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Thread: R1a-Z93 in Yamnaya

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    2 out of 2 members found this post helpful.
    Quote Originally Posted by Fire Haired14
    It's almost non-existent outside of Central Asia.
    The map shows that a large area of India has 10-15 percent frequency of it, and another large area has 7,5-10 percent. I wouldn't call this "almost non-existent" especially considering that India has a population density of over 1000 per 1 square mile.

    That said, the original Indo-Aryans were most likely under L657 (equivalent of M780) subclade of R1a.

    Z2125 is probably from later Iranic groups which invaded India (just like U106 came to Britain later than L21):

    Nowhere in the world outside the Greater Iran have the Iranian People reached prominence as they have in India. The history of Iranic and Indic peoples is very much intertwined. As they both are the descendants of Indo-Iranian people who separated some 5000 years ago. Subsequent Iranian Empires have successively controlled north-west and north India through the history. Starting with the Persian Achaemenid Empire, followed by Bactrian Empire, Parthian Empire, Kushan Empire, Indo-Saka Empire, Indo-Parthian Empire, Hephthalites Empire, Sassanid Empire, etc, etc. This has caused a continuous stream of Iranic people penetrating India and settling in different parts of this land.

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    2 out of 2 members found this post helpful.
    Basal paragroup R1a-Z93* has been found in Russia and in Poland:

    http://www.anthrogenica.com/showthre...olish-R1a-Z93*

    Quote: "YFull's new haplotree shows 3 examples of R1a-Z93* . Two of them are Russian, one Polish."

    https://yfull.com/tree/R-Z93*/

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    @Tomenable,

    Didn't notice it did have a noticble frequency outside of Central Asia. Still, it goes against the idea Andronovo is the source of L657/

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    Quote Originally Posted by Tomenable View Post
    The map shows that a large area of India has 10-15 percent frequency of it, and another large area has 7,5-10 percent. I wouldn't call this "almost non-existent" especially considering that India has a population density of over 1000 per 1 square mile.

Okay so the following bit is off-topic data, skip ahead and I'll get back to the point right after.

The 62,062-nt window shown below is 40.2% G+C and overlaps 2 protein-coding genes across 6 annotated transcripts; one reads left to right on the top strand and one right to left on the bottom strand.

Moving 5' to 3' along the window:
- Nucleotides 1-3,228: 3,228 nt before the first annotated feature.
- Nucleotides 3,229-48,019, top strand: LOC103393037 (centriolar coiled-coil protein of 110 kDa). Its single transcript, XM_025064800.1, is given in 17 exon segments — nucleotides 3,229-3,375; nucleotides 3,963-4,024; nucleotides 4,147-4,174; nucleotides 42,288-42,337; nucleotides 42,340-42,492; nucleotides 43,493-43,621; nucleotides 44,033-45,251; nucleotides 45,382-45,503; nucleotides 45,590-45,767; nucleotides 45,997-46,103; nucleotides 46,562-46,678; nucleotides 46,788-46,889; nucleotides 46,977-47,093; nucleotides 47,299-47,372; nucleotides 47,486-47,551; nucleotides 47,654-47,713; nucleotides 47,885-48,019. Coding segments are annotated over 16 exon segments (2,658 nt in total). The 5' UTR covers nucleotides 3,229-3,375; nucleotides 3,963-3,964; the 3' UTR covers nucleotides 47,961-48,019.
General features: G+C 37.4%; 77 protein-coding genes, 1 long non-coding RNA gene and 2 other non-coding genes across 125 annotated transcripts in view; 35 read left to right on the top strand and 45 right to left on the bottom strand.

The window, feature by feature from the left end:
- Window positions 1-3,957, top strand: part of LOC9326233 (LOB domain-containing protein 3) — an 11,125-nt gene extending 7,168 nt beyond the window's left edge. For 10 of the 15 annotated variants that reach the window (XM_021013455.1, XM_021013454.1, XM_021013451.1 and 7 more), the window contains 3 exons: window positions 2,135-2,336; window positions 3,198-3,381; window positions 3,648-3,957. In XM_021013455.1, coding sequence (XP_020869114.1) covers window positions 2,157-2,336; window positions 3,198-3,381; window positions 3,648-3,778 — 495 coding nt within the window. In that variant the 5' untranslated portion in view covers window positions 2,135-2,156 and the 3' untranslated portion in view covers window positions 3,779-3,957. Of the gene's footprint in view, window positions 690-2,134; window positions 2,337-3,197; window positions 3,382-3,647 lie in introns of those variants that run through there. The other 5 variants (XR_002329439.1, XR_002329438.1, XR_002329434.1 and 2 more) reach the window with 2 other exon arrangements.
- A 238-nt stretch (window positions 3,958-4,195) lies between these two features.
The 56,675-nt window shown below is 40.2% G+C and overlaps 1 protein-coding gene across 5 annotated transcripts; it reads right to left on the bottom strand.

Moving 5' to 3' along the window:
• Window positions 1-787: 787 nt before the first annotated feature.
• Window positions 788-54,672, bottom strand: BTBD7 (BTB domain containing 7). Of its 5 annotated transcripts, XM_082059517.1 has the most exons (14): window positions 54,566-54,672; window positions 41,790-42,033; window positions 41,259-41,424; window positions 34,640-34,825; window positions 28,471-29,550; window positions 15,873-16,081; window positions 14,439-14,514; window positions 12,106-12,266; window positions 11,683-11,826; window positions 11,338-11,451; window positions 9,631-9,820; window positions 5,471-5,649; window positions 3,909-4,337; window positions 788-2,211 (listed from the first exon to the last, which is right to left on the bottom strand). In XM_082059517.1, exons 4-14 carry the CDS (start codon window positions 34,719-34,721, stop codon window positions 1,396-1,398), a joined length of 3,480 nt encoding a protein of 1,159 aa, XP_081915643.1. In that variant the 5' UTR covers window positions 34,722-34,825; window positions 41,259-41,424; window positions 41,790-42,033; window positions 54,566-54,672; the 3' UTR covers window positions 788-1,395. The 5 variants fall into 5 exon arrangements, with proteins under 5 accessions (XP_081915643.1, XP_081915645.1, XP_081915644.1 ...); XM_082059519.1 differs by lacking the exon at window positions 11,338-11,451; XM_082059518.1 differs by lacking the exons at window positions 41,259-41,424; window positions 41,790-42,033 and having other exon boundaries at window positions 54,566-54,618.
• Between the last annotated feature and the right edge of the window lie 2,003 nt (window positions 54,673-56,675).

That said, the original Indo-Aryans were most likely under L657 (equivalent of M780) subclade of R1a.

    Z2125 is probably from later Iranic groups which invaded India (just like U106 came to Britain later than L21):
    it's all quite complicated
    at least 3 R1a tribes invaded India, and probalby more

    Vedic invasion
    Indo-Scythian invasion
    Yuezhi from Bactria

    hard to tell which is the exact origing of specific R1a in India

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    Quote Originally Posted by Tomenable View Post
    Basal paragroup R1a-Z93* has been found in Russia and in Poland:

    http://www.anthrogenica.com/showthre...olish-R1a-Z93*

    Quote: "YFull's new haplotree shows 3 examples of R1a-Z93* . Two of them are Russian, one Polish."

    https://yfull.com/tree/R-Z93*/
    Cimmerian?
    Scythian?
    Sarmatian?

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    Quote Originally Posted by Fire Haired14 View Post
    Frequency map of R1a-Z2125. This is the branch of Z93, most Sintashta/Andronovo/etc belonged to. It's almost non-existent outside of Central Asia. So, IMO, this does not support the idea Sintashta-descendants migrated to SC Asia and brought Z93.
    There have been a lot of steppe transitions since then and steppe transitions seem to have a particularly dramatic impact on the ydna (because it's so flat and refuge-less i guess).

    This is possibly hinted at in your map with the surviving lines being mostly in the neighboring mountains.